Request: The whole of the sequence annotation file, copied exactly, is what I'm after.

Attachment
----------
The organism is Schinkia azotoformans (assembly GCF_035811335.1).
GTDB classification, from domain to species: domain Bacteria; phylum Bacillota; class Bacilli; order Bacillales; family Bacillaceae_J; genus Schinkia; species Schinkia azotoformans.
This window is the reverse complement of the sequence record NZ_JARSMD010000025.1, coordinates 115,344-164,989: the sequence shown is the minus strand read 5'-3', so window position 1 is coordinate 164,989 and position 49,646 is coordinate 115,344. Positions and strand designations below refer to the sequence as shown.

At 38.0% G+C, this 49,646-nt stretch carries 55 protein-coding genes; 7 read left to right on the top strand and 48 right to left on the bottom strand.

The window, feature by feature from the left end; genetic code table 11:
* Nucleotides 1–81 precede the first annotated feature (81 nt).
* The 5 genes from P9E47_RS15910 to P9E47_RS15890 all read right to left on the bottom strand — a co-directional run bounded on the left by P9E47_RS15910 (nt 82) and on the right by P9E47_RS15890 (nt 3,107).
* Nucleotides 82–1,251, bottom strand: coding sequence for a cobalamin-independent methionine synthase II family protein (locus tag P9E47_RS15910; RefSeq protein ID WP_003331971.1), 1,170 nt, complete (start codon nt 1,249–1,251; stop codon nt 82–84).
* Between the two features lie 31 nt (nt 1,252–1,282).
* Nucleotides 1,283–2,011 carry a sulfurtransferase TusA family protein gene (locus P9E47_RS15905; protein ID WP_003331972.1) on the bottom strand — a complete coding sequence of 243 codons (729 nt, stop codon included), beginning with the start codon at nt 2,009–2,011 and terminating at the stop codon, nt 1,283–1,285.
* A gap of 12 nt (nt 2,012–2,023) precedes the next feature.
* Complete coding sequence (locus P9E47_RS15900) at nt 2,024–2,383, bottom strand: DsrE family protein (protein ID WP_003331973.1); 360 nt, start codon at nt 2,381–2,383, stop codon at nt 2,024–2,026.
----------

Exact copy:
The organism is Schinkia azotoformans (assembly GCF_035811335.1).
GTDB classification, from domain to species: domain Bacteria; phylum Bacillota; class Bacilli; order Bacillales; family Bacillaceae_J; genus Schinkia; species Schinkia azotoformans.
This window is the reverse complement of the sequence record NZ_JARSMD010000025.1, coordinates 115,344-164,989: the sequence shown is the minus strand read 5'-3', so window position 1 is coordinate 164,989 and position 49,646 is coordinate 115,344. Positions and strand designations below refer to the sequence as shown.

At 38.0% G+C, this 49,646-nt stretch carries 55 protein-coding genes; 7 read left to right on the top strand and 48 right to left on the bottom strand.

The window, feature by feature from the left end; genetic code table 11:
* Nucleotides 1–81 precede the first annotated feature (81 nt).
* The 5 genes from P9E47_RS15910 to P9E47_RS15890 all read right to left on the bottom strand — a co-directional run bounded on the left by P9E47_RS15910 (nt 82) and on the right by P9E47_RS15890 (nt 3,107).
* Nucleotides 82–1,251, bottom strand: coding sequence for a cobalamin-independent methionine synthase II family protein (locus tag P9E47_RS15910; RefSeq protein ID WP_003331971.1), 1,170 nt, complete (start codon nt 1,249–1,251; stop codon nt 82–84).
* Between the two features lie 31 nt (nt 1,252–1,282).
* Nucleotides 1,283–2,011 carry a sulfurtransferase TusA family protein gene (locus P9E47_RS15905; protein ID WP_003331972.1) on the bottom strand — a complete coding sequence of 243 codons (729 nt, stop codon included), beginning with the start codon at nt 2,009–2,011 and terminating at the stop codon, nt 1,283–1,285.
* A gap of 12 nt (nt 2,012–2,023) precedes the next feature.
* Complete coding sequence (locus P9E47_RS15900) at nt 2,024–2,383, bottom strand: DsrE family protein (protein ID WP_003331973.1); 360 nt, start codon at nt 2,381–2,383, stop codon at nt 2,024–2,026.